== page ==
In the end, that told. Though India at the end of 30 overs had a 39 run advantage over Australia, the home side had made 205 in the last 20. That meant the Dhawan-Pandya duo had to go harder, take more risks just when the ball was getting softer and the pace was coming off. That pressure told: Dhawan torn between the need to bat deep and the equally pressing need to push the scoring rate along, ended up in two minds and chipped Zampa to mid off (74 off 86). And in Zampa’s next over Pandya (90 off 76), who knew going big against spin was the only game left to him, lashed out at a ball Zampa held back a touch and spun a bit more, and picked out long on to effectively end the game. 

You’ve read 1046 words till this point, but all you really need is this run comparison chart below — it tells the whole story. The rest — Jadeja’s fairly pedestrian 25 off 37, and a fun and games partnership between Saini and Shami, is just footnotes.

(NB: India scored 64/0 between overs 21-30; the text is not showing thanks to some quirk in the program.)

AUSTRALIA’S innings was built around three quality knocks. David Warner, at the top of the order, played a hand of 69 off 76 characterised by an educated eye for the quick single. Glen Maxwell produced a destructive 45 off 19 (with a let off courtesy Dhawan, and five fours and three sixes courtesy the batsman’s ability to send balls to parts of the field in ways that defied high school geometry). And Steve Smith played an innings that was actually two innings: There were the shots he actually played, and the interstitial soliloquies on how he could have played that shot better, or gotten a bit more elevation to convert the four he got to the six he thought he should have got.

It was brilliant to watch — and it was the key to the Australian innings. After a scratchy, run a ball start (19 off 20 at the end of 33 overs), he suddenly switched from first gear to fourth, taking five fours off six balls from Jadeja and Shami between the 37th and 38th overs to kickstart a frenetic phase that saw him race to a century in just 66 balls. When he was out to the third ball of the 50th over, Smith had made nearly half (105 of 216) the runs scored while he was in the middle, at a T20-ish strike rate of a tick under 160. 

Not crediting Finch for his anchoring 114 off 124 might seem churlish; arguing that the Aussie captain’s innings was a drag on the overall batting effort  might be an unpopular opinion — particularly when you consider that India paid a price for playing too many shots too early. So yes, Finch did partner Warner in a 156-run opening stand that set the innings up nicely; he did help Smith add another 108 for the second wicket. And he ensured that the Indian bowlers didn’t break through too early, too hard. That said, Finch’s innings seen in isolation did dampen the momentum particularly of the opening stand (Warner 69 off 76; Finch 73 off 92) largely thanks to his inability to roll the strike over with the sort of well placed singles that give Warner his bread and his butter.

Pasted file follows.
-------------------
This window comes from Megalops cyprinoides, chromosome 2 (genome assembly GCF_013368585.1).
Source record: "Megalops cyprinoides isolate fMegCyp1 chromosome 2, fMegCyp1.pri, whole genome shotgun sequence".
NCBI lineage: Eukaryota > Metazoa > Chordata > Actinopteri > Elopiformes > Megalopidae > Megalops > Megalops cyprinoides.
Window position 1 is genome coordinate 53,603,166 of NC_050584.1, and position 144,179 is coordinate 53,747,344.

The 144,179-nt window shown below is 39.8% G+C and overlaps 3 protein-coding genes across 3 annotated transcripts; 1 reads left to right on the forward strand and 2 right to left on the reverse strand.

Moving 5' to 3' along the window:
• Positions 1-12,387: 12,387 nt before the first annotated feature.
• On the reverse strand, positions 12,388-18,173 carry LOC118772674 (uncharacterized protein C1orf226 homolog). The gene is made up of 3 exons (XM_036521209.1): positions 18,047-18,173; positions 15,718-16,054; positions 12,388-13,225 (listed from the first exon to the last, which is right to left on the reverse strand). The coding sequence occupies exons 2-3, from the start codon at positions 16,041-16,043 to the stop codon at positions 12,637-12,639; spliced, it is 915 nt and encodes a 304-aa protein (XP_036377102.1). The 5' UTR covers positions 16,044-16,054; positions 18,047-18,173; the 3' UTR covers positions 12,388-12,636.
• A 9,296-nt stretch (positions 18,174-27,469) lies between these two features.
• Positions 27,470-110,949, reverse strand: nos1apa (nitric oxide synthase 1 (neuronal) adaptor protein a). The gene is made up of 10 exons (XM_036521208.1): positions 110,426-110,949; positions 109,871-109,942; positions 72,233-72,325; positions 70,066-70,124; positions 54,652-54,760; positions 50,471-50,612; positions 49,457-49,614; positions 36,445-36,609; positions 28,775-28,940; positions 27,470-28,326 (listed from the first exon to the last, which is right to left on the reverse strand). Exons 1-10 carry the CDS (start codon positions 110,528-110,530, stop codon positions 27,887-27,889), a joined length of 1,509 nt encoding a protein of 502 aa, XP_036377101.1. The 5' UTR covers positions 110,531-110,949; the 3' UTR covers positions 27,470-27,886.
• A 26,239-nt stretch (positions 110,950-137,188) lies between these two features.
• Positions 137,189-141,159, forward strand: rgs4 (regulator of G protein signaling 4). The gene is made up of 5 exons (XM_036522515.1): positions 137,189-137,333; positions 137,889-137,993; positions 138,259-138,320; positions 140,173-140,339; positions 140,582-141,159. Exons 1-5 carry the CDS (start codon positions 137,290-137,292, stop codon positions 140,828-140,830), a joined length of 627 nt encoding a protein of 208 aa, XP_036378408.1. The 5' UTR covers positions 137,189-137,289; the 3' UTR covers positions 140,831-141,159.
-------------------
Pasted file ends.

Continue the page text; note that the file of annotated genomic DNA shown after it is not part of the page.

Those numbers tell you a story: Finch played 23 deliveries more than Warner for just four runs more. (In the interest of fairness, Finch did pick up the pace during the second wicket stand). Hence the criticism — not for what he scored, but for the runs he didn’t let his partner score. Another day, without that barnstorming century from Smith and the electric display by Maxwell, the same knock would have been criticised for taking the wind out of the innings; there is no reason that criticism cannot hold just because his team won. 

A few tangential points:

  1. God knows what the issue is, but it’s been a long time since I’ve seen international-standard fielders (from both sides) muff up so badly in the field. And it was not just the lights either, because India muffed catches before the lights had come on. Rust? The teams have been practising — energetically, we are told, so not sure where the rust comes from.

2. India has a problem with team balance. Hardik showed today why he gets to play even as a pure batsman — but that reduces India to four regular bowlers and one all-rounder, with absolutely no way to cover for a bowler(s) having an off day. On the day, only Shami had an economy rate under 6; the normally reliable Bumrah is yet to come to terms with the right length for these conditions, and went for 7.3 and Chahal, on whom the team depends both for parsimony and wickets, went for 8.9 for his single wicket. (Against that, three of Australia’s bowlers — Hazelwood, Zampa and Stoinis — went under 6 RPO and Cummins was only marginally more expensive at 6.5; only Starc [8 rpo] and Maxwell [8.25] proved expensive.)

3. The lack of a sixth bowling option stood out during the Indian chase, when Pandya began brutalising the two spinners. Australia had the canny medium pace of Stoinis to fall back on; the bowler ended up with a spell of 25 runs in six overs (with 20 dot balls, most of them at a point in the game when Pandya was going gangbusters, and that allowed Finch to take the pressure off his spinners.